Housing crisis in Niagara prompts investigations of affordable housing solutions
Living in Niagara is becoming a luxury that the people who currently live and work here can no longer afford.
Supply and demand is causing rents to a level beyond affordability, there’s a shortage of affordable housing available and people of Niagara are losing hope.
A recent Global News article says that rents are still going to go up even more in Canada in 2019, https://globalnews.ca/news/4814651/monthly-rents-canada-report/.
People are simply being pushed way past their limits.
A small single bedroom apartment in Niagara averages for $850/month plus bills, two-bedroom apartments around $1,200/month plus bills.
“There is a shortage of affordable and clean rental units,” Lou, a leasing agent with a local property management company said. “The cheapest I have is currently 900 + bills. Even that causes problems for people.”
Deb found herself having to move out of Niagara and make a fresh start someplace else.
“I actually moved to Cornwall, Ontario. I am now settled out here in a great apartment in the country. I pay 575.00 a month out here plus electricity. My total expenses for my apartment are about 800.00 here per month,” she said. “In Niagara I was paying about 1200.00 for just my apartment. In Niagara I had 4 part-time jobs and could barely make ends meet. I have a college diploma and was barely making 30,000 a year in social work.”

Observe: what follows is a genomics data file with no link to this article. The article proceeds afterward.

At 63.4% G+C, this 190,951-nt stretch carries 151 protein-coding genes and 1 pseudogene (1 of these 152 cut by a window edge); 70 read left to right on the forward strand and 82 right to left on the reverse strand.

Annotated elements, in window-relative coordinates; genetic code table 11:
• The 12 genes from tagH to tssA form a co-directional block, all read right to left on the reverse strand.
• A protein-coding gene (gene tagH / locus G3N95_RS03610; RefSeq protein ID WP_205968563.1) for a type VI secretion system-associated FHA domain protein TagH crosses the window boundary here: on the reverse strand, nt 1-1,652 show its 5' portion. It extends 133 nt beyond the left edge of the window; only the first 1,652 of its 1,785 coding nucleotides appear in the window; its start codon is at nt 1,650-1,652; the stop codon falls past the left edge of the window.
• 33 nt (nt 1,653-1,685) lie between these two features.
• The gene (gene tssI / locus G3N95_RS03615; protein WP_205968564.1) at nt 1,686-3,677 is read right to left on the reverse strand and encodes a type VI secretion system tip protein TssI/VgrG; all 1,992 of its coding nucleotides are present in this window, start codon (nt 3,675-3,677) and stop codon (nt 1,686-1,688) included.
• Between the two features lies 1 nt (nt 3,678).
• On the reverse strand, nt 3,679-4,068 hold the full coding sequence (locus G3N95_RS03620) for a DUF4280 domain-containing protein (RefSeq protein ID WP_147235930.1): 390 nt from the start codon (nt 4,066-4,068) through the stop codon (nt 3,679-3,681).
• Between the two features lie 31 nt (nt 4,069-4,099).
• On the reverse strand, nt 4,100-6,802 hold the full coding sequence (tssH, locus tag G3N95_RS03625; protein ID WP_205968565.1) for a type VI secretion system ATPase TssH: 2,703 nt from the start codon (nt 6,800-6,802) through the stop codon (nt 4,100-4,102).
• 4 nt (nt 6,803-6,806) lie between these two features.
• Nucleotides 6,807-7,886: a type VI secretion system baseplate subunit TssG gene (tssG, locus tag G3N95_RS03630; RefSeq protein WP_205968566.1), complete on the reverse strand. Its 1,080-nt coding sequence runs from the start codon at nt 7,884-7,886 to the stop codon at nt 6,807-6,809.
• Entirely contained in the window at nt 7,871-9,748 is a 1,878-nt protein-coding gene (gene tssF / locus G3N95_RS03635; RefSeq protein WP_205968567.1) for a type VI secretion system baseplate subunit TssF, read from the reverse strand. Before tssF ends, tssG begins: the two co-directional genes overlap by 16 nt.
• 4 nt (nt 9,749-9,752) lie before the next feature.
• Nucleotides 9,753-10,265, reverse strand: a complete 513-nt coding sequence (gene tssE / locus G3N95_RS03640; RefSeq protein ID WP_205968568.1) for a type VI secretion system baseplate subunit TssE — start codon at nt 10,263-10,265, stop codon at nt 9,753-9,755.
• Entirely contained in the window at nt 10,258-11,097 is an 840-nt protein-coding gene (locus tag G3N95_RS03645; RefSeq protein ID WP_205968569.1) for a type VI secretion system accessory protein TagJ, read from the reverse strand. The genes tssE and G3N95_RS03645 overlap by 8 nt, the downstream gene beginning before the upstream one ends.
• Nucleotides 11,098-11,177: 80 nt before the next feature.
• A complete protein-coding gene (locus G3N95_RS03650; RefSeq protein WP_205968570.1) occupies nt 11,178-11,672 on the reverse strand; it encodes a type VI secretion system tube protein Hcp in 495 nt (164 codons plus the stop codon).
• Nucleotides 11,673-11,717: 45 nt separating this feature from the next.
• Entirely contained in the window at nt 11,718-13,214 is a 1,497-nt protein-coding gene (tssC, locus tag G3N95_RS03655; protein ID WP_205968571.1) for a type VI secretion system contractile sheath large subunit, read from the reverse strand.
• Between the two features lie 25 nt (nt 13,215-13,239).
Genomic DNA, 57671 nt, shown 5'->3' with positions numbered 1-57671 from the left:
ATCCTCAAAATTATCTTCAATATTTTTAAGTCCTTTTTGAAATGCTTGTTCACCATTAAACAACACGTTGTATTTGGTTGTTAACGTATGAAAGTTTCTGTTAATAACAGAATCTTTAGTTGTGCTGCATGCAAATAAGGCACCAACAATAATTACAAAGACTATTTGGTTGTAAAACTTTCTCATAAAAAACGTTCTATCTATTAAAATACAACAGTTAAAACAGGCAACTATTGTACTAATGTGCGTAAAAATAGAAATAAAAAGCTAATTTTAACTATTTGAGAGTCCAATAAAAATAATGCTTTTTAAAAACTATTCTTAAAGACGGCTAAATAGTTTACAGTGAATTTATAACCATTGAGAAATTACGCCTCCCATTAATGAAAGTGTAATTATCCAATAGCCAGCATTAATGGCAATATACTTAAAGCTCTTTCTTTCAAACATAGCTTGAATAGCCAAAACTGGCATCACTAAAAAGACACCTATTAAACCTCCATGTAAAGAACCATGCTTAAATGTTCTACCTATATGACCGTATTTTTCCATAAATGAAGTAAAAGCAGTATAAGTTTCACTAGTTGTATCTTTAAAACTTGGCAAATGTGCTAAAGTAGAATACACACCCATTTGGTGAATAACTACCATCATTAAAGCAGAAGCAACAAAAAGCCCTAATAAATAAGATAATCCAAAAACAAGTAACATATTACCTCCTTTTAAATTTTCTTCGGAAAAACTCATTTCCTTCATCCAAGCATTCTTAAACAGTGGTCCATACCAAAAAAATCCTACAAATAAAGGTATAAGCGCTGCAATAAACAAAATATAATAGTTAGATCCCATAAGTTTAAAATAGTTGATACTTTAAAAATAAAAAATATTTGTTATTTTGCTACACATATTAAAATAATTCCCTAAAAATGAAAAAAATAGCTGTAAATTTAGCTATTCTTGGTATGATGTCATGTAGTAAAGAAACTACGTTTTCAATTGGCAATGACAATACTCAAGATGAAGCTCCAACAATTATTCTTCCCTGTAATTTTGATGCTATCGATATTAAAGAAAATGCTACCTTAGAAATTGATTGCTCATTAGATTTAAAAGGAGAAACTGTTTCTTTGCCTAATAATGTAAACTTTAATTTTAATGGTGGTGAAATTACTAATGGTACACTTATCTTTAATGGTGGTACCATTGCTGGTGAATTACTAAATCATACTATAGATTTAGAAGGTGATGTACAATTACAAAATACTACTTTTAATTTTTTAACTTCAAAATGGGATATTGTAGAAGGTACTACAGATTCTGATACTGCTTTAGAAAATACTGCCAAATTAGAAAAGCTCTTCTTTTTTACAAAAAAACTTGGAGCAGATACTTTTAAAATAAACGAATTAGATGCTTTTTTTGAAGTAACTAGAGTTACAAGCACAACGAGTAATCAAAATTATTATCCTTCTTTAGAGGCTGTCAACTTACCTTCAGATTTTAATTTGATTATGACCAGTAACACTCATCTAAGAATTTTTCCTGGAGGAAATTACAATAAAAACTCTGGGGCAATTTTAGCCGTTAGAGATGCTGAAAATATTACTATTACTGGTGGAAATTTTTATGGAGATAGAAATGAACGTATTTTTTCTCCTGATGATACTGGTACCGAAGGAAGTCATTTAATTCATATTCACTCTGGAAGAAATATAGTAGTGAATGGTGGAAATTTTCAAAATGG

“I went to Ontario Works and Niagara Housing,” she said. “They couldn’t help me because I made too much money and I wasn’t a priority because I don’t have children and I’m not a senior.
One problem is that people who are desperate to find a place to live are now living in substandard housing, Jonathan lives in a two-bedroom apartment in St. Catharines with his girlfriend. They pay $1,000 a month.
“I am in a 2-bedroom basement apartment where I am paying $1000.00 plus Hydro. The place has green mould growing around the baseboards,” he says.
While they do clean the mould themselves, a constant humidity problem means they are constantly having to clean up the mould. Frequent calls to the property management company have not provided a solution.